The TfN board meeting took place in Leeds on 24 November and included metro mayors, council leaders and representatives of local enterprise partnerships.
Mayor of Greater Manchester Andy Burnham said: “As a board, we have always prioritised east-west connectivity across the North. That is something that unites us. I would say it is the single biggest transport challenge facing this country. It is not a sustainable situation.”
TfN has asked for funding options for the delivery of the Northern Powerhouse Rail network to be considered. The funding options suggested include local contributions.
TfN interim chair councillor Louise Gittins said: “The strength of feeling amongst board members is as strong as any I have ever seen. And while they may be angry and disappointed about what has been put on the table – it is quite clear they still want to find a way forward.
“These resolutions set the board’s desire to want to work with government in determining what that way forward may be.”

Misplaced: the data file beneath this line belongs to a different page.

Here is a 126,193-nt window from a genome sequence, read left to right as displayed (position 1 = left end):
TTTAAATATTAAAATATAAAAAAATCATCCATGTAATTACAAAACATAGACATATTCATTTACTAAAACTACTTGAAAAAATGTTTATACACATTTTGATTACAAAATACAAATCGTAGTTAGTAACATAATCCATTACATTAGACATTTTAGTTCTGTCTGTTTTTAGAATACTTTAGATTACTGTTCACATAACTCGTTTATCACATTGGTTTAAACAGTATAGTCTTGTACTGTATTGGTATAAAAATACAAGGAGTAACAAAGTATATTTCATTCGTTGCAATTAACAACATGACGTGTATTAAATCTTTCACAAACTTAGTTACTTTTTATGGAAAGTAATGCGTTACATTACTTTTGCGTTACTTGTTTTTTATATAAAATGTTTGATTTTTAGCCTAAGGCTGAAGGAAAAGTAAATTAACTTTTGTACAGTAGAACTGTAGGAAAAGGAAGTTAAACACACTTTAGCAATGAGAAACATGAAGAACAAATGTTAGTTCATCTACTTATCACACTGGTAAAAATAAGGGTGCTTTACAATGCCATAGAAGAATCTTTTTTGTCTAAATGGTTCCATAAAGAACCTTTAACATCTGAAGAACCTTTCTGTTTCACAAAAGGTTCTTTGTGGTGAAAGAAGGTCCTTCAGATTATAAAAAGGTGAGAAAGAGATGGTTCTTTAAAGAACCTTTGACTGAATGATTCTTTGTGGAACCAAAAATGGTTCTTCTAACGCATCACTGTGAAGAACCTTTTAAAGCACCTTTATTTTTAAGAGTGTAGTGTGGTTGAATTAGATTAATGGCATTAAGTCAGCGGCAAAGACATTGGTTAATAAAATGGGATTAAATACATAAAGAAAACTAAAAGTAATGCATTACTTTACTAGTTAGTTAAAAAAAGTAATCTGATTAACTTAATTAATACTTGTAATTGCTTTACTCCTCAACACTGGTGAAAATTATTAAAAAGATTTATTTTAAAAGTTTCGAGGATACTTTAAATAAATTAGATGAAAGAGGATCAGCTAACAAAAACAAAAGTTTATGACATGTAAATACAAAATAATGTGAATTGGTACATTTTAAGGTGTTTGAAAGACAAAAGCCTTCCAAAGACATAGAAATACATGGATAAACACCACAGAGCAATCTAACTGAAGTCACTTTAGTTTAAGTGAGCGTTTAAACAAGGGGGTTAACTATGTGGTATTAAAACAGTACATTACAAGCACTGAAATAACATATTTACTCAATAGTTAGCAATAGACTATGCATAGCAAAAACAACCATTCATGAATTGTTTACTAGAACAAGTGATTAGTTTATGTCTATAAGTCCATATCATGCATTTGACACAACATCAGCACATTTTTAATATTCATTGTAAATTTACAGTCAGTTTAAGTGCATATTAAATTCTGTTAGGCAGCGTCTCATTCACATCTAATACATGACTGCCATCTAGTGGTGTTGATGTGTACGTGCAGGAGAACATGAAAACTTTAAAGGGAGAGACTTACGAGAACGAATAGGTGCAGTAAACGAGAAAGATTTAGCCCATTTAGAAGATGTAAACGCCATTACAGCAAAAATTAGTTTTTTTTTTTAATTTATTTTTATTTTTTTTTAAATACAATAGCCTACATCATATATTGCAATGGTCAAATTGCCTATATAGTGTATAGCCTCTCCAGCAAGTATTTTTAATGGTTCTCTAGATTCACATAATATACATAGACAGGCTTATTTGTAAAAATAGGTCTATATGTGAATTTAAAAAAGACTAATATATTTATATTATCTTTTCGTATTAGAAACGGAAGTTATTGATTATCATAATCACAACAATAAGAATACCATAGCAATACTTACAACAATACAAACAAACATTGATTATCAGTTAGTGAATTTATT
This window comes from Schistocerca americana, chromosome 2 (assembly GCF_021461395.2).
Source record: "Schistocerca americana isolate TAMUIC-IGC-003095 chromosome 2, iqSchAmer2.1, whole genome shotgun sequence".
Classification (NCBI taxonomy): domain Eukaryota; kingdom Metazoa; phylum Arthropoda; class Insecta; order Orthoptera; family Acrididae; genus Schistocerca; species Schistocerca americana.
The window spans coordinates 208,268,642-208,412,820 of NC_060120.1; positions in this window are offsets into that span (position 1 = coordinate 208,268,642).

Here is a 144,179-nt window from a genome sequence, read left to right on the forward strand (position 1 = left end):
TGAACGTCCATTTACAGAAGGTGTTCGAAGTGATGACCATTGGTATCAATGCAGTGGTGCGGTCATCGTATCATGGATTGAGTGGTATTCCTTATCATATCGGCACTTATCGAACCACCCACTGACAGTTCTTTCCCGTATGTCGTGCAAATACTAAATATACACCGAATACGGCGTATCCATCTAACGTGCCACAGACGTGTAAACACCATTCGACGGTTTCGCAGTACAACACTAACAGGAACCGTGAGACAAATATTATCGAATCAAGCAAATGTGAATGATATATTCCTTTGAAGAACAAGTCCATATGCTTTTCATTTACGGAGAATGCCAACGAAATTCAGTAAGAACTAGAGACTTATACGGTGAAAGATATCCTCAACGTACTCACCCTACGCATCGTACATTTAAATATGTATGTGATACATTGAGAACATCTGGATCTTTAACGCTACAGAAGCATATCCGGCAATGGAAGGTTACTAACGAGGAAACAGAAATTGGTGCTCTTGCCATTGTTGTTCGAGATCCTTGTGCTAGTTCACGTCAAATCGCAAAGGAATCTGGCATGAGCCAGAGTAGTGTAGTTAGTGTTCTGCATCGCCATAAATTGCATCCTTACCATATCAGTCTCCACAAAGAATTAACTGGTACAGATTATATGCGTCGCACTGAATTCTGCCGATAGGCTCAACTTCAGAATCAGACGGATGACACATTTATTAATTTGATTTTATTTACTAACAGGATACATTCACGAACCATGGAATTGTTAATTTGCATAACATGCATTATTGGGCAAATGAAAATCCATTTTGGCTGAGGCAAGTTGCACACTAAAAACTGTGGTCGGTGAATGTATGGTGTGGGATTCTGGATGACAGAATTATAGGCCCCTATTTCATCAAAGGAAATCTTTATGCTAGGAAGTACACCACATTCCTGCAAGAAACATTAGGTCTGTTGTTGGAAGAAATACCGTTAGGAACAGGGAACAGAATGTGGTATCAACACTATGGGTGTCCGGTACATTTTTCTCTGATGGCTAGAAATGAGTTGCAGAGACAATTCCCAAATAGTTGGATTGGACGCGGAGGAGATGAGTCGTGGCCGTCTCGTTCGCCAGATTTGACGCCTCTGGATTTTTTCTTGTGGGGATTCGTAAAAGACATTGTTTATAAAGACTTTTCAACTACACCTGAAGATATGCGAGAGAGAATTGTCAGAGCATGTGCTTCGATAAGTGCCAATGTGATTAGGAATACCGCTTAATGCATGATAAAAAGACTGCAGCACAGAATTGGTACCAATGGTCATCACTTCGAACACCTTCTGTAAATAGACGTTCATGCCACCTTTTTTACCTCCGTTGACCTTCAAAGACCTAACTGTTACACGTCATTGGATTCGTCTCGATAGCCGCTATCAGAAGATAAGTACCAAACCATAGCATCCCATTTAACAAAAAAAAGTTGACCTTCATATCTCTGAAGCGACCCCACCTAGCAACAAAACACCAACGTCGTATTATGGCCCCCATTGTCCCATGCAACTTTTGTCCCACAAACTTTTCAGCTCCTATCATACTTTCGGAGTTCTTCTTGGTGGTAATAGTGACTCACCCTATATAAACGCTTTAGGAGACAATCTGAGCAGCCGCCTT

The government will have to deal with infrastructure constraints in Leeds and Manchester for long-term transformation which will support the economy of the North. Currently, there are operational performance risks with intercity, regional, local, and freight services in that the services are competing for capacity where infrastructure is shared.
TfN’s suggests that the Northern Powerhouse Rail should include 12 fast trains per hour between Leeds and Manchester as opposed to eight which was suggested by the Integrated Rail Plan.
The construction of new lines is preferred to the upgrade of old lines which could disrupt passengers, freight and the economy while the re-opening of the Leamside line is expected to counter the restrictions caused by six trains per hour on the East Coast Mainline.